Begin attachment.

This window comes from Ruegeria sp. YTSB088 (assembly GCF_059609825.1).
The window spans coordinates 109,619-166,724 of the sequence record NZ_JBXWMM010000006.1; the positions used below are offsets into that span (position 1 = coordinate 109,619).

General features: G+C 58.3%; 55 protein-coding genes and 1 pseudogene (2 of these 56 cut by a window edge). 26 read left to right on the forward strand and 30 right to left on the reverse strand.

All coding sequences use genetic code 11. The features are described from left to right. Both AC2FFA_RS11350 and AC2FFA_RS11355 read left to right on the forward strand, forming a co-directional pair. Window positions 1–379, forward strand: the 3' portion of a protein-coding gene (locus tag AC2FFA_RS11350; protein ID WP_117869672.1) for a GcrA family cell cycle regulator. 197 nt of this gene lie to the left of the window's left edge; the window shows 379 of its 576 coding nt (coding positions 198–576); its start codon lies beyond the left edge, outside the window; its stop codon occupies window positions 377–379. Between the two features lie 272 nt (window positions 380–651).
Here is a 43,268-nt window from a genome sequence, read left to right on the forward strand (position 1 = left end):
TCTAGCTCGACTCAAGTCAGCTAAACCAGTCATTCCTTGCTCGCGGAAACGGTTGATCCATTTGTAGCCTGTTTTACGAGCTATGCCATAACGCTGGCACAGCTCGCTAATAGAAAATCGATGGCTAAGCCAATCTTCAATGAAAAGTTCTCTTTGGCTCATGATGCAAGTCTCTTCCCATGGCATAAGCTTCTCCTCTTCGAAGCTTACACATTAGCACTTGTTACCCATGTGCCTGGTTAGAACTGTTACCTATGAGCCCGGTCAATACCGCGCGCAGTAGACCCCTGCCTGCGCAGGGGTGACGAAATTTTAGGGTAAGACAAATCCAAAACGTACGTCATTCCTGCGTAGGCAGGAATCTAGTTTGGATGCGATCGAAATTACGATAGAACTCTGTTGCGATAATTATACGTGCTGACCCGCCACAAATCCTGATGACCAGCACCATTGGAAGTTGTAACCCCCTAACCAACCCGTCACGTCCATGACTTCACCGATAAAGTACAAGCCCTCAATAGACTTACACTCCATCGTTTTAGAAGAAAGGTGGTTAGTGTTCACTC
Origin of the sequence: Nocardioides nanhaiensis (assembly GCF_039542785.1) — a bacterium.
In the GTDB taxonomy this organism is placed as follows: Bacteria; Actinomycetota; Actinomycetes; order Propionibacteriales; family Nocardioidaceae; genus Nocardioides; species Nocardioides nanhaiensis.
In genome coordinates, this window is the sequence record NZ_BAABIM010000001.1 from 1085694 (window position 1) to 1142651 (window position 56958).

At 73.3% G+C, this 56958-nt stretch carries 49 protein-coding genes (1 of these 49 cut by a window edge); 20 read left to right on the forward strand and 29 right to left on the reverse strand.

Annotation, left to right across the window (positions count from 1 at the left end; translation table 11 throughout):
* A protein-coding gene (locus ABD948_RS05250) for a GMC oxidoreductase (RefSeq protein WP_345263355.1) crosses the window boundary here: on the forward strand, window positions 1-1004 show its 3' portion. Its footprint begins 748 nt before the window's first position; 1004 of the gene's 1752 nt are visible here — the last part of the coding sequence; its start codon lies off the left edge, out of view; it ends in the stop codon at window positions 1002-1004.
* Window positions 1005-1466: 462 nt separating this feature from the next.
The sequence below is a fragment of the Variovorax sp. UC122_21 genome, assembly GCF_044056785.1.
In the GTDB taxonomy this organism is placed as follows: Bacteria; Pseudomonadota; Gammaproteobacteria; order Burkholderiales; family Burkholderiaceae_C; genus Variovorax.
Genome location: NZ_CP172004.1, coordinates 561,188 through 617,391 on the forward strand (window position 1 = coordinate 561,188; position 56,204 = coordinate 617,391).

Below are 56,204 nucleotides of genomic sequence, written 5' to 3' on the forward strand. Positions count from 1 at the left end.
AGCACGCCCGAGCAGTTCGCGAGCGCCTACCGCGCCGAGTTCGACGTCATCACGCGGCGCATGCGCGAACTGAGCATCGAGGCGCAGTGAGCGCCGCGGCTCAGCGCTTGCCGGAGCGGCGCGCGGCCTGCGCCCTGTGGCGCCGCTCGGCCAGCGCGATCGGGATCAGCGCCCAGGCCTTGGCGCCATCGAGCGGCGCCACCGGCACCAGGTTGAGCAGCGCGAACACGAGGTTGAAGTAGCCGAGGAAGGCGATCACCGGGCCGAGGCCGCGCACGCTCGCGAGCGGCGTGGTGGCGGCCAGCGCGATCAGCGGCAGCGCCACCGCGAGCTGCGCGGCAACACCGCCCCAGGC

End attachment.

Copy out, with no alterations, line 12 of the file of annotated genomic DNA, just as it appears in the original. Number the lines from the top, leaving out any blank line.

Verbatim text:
* A protein-coding gene (locus ABD948_RS05250) for a GMC oxidoreductase (RefSeq protein WP_345263355.1) crosses the window boundary here: on the forward strand, window positions 1-1004 show its 3' portion. Its footprint begins 748 nt before the window's first position; 1004 of the gene's 1752 nt are visible here — the last part of the coding sequence; its start codon lies off the left edge, out of view; it ends in the stop codon at window positions 1002-1004.